Yesterday, U.S. Senators Mark Kirk (R-IL) and Dick Durbin (D-IL) introduced a bipartisan resolution that calls attention to the situation of the Baha’is in Iran. Senate Resolution 75 (click to find a list of co-sponsors and other information) condemns the Iranian regime’s continued persecution of this religious minority and “calls on the President and Secretary of State, in cooperation with responsible nations, to immediately condemn the Government of Iran’s continued violation of human rights and demand the immediate release of prisoners held solely on account of their religion.” A similar resolution was also introduced in the U.S. House of Representatives yesterday by Representatives Michael Grimm (R-NY) and Janice Schakowsky (D-IL). House Resolution 109 (click to find a list of co-sponsors and other information) “condemns the Government of Iran for its state-sponsored persecution of its Baha’i minority and its continued violation of the International Covenants on Human Rights.”
To mark the introduction of these resolutions and the fifth year anniversary of the incarceration of Mrs. Mahvash Sabet, one of the seven members of the former ad hoc leadership group of the Baha’is in Iran, a delegation from the U.S. Baha’i Office of Public Affairs met with Senator Kirk to thank him for the work he and his office have done on behalf of the Iranian Baha’i community. The delegation included Ms. Niknaz Aftahi, Mr. Iraj Kamalabadi, Ms. Monir Khanjani, Mrs. Azadeh Rohanian Perry and Mr. Hessam Rahimian, all of whom have family members or friends currently imprisoned.
This delegation also met with Dr. Katrina Lantos-Swett, Chair of the U.S. Commission on International Religious Freedom (USCIRF), and officials from the State Department, where they shared personal stories about family members and friends who are currently in prison. These meetings focused on the recent intensified persecution of the Iranian Baha’i community as well as the need to continue to publicize Iran’s egregious human rights violations and pressure the government to release these innocent religious prisoners.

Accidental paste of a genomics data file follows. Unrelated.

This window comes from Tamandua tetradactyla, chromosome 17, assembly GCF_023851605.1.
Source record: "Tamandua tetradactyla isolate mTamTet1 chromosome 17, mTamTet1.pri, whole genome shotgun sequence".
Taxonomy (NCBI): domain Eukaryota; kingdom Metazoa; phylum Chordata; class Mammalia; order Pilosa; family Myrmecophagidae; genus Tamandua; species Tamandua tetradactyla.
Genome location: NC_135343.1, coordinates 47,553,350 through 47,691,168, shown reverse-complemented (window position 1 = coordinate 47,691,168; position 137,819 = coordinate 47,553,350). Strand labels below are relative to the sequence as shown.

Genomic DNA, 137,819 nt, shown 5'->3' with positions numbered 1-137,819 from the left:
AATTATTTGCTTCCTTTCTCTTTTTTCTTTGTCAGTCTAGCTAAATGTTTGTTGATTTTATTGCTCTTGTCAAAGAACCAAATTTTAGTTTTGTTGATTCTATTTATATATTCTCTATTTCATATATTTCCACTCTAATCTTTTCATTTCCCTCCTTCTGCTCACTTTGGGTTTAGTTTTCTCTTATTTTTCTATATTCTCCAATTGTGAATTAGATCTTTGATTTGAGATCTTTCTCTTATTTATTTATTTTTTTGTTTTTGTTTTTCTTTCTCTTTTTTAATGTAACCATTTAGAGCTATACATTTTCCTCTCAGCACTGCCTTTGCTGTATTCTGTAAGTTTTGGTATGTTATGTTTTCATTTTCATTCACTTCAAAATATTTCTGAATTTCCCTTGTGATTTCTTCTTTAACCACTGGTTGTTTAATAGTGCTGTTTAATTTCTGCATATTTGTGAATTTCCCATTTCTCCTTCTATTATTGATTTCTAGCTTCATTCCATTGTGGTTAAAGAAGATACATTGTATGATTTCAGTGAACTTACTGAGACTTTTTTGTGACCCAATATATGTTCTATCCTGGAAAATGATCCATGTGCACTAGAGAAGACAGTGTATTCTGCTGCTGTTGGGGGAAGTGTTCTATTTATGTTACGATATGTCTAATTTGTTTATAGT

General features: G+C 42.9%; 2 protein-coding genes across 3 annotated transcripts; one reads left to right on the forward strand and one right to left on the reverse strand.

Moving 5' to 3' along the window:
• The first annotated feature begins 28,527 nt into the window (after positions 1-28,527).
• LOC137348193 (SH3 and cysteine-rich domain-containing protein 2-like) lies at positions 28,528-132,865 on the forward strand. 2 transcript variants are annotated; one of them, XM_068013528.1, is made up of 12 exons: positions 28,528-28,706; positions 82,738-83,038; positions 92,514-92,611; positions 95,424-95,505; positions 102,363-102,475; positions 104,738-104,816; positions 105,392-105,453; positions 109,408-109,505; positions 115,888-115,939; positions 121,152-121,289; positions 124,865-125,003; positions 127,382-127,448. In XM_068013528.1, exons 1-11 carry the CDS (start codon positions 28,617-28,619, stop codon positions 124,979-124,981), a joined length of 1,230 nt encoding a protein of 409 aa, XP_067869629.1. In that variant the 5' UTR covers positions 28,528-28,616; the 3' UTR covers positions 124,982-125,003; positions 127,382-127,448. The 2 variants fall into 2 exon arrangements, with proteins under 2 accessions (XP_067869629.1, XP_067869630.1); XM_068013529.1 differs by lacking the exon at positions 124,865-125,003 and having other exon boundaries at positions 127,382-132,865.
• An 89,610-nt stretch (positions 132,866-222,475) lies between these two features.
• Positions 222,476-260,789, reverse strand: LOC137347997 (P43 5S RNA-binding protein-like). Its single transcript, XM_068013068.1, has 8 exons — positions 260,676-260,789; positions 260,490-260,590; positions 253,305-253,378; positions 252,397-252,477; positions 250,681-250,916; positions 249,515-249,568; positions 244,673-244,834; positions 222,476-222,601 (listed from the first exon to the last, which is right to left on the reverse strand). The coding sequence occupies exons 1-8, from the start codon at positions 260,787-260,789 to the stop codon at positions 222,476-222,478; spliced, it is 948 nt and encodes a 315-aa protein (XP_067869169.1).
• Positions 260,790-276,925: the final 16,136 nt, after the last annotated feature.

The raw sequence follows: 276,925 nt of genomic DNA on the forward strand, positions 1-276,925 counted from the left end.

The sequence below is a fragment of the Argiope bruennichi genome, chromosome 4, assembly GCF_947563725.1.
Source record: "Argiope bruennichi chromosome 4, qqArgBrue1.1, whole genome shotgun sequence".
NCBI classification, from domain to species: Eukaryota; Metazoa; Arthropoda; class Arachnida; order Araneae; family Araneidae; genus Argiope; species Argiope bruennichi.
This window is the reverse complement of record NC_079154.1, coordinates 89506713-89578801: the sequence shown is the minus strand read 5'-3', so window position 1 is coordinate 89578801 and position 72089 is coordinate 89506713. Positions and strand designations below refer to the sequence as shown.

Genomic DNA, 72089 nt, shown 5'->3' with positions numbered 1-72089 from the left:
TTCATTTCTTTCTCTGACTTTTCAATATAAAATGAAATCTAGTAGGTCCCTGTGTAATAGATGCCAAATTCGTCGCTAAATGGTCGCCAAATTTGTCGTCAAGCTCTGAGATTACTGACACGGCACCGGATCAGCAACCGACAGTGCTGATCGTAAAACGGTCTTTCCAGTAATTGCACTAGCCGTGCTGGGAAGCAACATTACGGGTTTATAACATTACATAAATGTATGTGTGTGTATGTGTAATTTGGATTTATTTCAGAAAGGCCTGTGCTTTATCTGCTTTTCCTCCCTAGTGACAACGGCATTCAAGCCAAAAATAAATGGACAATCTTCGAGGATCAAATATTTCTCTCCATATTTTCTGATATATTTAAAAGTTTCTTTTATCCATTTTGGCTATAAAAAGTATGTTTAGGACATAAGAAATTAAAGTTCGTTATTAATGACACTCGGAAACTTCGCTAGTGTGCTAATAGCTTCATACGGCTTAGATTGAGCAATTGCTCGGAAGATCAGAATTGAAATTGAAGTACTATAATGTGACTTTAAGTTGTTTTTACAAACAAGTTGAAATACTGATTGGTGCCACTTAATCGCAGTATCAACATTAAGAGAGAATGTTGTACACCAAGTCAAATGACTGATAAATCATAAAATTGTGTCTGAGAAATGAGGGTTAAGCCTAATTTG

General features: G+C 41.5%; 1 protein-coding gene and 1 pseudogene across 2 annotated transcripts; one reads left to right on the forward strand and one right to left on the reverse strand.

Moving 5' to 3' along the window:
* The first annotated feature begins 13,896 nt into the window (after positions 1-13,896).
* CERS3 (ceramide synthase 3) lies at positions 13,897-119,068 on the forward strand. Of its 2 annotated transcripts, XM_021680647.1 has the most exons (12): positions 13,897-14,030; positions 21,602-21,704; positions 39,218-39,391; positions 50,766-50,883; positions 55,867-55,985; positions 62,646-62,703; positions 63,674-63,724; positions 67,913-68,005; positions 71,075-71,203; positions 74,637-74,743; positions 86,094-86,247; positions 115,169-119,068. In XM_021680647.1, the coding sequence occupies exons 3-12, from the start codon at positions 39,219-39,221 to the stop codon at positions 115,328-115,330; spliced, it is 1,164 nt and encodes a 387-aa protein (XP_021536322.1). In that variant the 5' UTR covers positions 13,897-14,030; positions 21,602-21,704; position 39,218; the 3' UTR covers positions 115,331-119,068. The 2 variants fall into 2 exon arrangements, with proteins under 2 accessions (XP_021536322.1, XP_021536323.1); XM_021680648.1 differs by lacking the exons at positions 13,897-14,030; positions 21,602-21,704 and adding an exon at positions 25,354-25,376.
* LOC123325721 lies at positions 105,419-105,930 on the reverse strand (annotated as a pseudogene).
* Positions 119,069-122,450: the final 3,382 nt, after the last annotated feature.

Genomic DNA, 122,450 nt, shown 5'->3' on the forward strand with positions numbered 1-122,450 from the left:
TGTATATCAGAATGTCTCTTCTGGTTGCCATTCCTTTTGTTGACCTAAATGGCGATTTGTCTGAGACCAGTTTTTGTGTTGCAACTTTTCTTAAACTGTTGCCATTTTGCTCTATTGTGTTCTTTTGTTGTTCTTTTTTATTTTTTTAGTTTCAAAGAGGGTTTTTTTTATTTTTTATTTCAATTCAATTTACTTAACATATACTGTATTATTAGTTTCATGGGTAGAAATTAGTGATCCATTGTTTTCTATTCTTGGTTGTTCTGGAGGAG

Today, the delegation participated in a press conference, held in conjunction with Freedom House, highlighting yesterday’s meetings as well as featuring accounts from relatives of the seven imprisoned members of the ad hoc leadership group of the Baha’is in Iran and instructors from the Baha’i Institute of Higher Education (BIHE), the Iranian Bahá’í community’s informal system of higher education. The press conference also publicized the just-released report from the Baha’i International Community entitled “Violence with Impunity: Acts of aggression against Iran’s Baha’i community.” This report details the escalation of attacks on the Baha’is in Iran and the absence of prosecution for the perpetrators of these attacks.
Dr. Chloe Schwenke, Vice President for Global Programs at Freedom House, opened the press conference with a brief introduction to the abysmal status of human rights in Iran, calling the situation of the Bahá’ís an “invitation to moral outrage.” The panelists then shared personal stories of persecution in Iran. Mr. Iraj Kamalabadi, brother of Mrs. Fariba Kamalabadi, a member of the former ad hoc leadership group in Iran,